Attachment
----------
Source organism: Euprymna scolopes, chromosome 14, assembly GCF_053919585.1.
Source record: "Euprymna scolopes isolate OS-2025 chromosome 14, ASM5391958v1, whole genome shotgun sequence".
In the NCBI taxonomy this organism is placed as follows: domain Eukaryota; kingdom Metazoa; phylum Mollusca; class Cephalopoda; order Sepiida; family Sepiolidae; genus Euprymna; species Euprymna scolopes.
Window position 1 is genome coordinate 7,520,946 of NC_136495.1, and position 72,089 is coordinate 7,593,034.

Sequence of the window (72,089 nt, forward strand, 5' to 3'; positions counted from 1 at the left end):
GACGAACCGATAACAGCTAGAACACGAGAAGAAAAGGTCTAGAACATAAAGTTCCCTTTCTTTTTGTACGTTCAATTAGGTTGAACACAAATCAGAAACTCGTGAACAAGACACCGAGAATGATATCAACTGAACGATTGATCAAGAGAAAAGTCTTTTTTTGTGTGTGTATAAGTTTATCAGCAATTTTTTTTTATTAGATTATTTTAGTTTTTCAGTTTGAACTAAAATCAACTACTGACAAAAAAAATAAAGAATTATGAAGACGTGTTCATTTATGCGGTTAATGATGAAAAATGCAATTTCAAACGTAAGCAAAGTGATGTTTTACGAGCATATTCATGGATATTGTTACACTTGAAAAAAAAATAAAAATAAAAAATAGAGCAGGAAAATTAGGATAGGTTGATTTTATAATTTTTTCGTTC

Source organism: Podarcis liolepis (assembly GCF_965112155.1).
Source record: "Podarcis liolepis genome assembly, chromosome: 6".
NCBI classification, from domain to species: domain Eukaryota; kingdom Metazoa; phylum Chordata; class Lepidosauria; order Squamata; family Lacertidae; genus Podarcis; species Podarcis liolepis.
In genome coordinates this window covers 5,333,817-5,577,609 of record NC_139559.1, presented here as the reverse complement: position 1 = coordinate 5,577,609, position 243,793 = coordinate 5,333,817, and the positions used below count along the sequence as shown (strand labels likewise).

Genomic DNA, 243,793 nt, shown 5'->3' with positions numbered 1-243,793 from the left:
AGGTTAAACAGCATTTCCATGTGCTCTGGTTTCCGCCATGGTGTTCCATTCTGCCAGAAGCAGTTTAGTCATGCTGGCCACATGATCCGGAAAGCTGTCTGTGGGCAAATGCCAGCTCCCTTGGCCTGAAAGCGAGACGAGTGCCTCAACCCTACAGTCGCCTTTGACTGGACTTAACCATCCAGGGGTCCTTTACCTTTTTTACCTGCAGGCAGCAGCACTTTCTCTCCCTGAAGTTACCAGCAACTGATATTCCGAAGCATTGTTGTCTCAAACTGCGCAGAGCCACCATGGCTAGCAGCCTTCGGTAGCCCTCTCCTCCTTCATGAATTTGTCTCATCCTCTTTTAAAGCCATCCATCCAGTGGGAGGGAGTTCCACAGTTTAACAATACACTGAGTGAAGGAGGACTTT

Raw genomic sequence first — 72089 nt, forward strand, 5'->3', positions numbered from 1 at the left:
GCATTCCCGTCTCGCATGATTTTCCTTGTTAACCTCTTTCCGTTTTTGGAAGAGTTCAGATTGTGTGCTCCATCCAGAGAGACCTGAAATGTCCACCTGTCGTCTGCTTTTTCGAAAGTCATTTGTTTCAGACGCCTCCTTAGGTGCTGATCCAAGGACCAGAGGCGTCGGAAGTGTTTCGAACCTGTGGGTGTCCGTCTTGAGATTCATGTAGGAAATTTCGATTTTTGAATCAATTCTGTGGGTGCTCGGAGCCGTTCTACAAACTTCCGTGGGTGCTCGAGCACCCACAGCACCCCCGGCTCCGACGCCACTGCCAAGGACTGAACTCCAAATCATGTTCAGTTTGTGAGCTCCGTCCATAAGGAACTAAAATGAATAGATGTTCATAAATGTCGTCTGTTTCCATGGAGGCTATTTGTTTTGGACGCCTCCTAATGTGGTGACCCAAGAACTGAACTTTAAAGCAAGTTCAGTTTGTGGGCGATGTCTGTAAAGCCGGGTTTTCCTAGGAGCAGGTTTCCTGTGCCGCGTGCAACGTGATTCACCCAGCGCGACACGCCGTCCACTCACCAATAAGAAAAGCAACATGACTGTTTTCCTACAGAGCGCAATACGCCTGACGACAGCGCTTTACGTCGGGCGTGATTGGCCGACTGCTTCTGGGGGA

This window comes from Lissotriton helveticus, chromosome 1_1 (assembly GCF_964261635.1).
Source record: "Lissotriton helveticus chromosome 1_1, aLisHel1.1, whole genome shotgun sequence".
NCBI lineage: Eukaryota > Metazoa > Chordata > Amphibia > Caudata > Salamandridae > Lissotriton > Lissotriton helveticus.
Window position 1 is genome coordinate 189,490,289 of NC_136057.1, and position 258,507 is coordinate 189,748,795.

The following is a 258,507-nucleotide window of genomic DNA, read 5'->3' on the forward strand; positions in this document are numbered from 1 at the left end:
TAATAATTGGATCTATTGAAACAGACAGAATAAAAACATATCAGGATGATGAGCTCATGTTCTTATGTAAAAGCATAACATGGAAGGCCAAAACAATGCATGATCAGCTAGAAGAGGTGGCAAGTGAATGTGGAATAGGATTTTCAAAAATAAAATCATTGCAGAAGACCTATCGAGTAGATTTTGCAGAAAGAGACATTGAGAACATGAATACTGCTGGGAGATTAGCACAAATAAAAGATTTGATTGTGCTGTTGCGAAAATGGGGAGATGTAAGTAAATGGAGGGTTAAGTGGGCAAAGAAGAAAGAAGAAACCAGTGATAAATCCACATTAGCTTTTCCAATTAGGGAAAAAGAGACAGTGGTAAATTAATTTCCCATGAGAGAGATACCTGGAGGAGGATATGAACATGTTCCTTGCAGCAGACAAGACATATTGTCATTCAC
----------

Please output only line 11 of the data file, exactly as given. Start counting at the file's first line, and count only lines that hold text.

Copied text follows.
Genomic DNA, 243,793 nt, shown 5'->3' with positions numbered 1-243,793 from the left: